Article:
Bacteria In General: Brucellosis

Essay by lspopCollege, UndergraduateA-, September 2007

download word file, 9 pages 4.6

According to Webster, Bacteria are defined as "microscopic, unicellular organisms" they may be small but can be found in every environment or habitat in our known world and existence. They are the means by which some life exists, some people get sick, the way certain things smell the way they do and so much more both harmful and beneficial things rely upon the presence and existents of bacterium. What we now know and classify as bacteria was first seen by Anton Leeuwenhoek in the late 1600's and later refined into definite classifications and structures in the early to mid 1800's by Ehrenberg (Wiki).

Bacteria are living things that are neither plants nor animals, but belong to a group by themselves; "they are classified as prokaryotic cells because they have no nucleus" (Text Book p64). They have one chromosome of double-stranded DNA in a ring. They reproduce primarily by binary fission: one cell will grow to approximately double its normal size ten split into two identical cells commonly called daughter cells each having the exact same genome type as the parent.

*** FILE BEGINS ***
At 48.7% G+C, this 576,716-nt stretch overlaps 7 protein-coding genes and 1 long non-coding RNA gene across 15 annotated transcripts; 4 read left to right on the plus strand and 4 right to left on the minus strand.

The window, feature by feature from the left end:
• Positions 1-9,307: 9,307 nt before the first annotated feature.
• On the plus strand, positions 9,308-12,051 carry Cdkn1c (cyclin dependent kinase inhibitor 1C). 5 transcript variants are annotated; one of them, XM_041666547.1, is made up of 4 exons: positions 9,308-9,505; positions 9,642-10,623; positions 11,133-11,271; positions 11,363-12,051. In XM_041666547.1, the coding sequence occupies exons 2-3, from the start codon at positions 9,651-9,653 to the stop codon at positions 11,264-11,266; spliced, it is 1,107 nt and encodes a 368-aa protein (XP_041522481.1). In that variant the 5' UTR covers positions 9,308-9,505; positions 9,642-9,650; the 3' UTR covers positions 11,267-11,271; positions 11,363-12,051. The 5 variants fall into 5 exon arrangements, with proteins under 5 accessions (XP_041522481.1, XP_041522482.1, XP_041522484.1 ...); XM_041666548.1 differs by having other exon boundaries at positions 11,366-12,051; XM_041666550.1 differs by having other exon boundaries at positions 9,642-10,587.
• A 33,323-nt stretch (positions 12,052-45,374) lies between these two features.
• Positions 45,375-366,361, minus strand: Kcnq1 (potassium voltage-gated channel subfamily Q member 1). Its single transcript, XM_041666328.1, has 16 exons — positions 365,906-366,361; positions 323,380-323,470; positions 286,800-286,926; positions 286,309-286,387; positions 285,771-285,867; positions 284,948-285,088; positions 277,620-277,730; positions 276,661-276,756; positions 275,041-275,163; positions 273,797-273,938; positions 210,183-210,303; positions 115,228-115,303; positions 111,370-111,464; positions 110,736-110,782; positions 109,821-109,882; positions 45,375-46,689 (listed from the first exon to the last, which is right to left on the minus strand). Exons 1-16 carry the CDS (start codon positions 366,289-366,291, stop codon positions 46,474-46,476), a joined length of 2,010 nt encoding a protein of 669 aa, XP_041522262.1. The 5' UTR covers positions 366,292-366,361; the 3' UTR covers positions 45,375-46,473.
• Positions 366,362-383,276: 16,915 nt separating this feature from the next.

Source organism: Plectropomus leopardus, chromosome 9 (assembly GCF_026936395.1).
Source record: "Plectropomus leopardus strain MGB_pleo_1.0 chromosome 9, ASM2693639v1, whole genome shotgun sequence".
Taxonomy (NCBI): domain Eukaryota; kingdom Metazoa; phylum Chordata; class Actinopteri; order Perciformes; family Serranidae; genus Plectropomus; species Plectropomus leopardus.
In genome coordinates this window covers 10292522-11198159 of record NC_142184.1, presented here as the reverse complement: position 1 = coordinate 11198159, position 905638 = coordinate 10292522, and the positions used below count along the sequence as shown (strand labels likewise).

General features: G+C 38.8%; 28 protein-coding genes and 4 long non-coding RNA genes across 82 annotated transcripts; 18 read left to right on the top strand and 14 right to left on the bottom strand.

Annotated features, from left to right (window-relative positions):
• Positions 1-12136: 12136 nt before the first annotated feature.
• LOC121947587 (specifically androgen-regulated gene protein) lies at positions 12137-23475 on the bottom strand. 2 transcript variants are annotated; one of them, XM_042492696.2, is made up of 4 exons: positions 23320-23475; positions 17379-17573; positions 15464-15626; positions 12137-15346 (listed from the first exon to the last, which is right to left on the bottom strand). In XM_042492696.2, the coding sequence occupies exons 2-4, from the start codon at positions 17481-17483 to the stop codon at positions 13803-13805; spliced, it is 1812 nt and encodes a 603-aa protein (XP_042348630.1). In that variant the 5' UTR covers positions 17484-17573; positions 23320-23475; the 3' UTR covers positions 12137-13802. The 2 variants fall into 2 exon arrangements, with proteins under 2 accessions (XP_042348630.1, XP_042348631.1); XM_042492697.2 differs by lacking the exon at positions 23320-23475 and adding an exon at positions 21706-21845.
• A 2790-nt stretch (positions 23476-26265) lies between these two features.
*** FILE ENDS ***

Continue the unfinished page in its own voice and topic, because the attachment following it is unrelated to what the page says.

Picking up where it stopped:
Most bacteria completely lack or have very few internal membranes, which mean that they do not have some of the organelles like mitochondria or chloroplasts. Most bacteria are benign or beneficial such as the yeast we use in raising our bread, and only a few are pathogens such as E-coli. They are very small, individually not more than a single cell, however they are normally seen as millions combined, and very few can be seen by the unassisted eye such as the common blue green "algae" found in many ponds and water bodies. The only way we are able to see those are the colonization of millions of the single celled individuals.

For bacterium to grow and develop they must...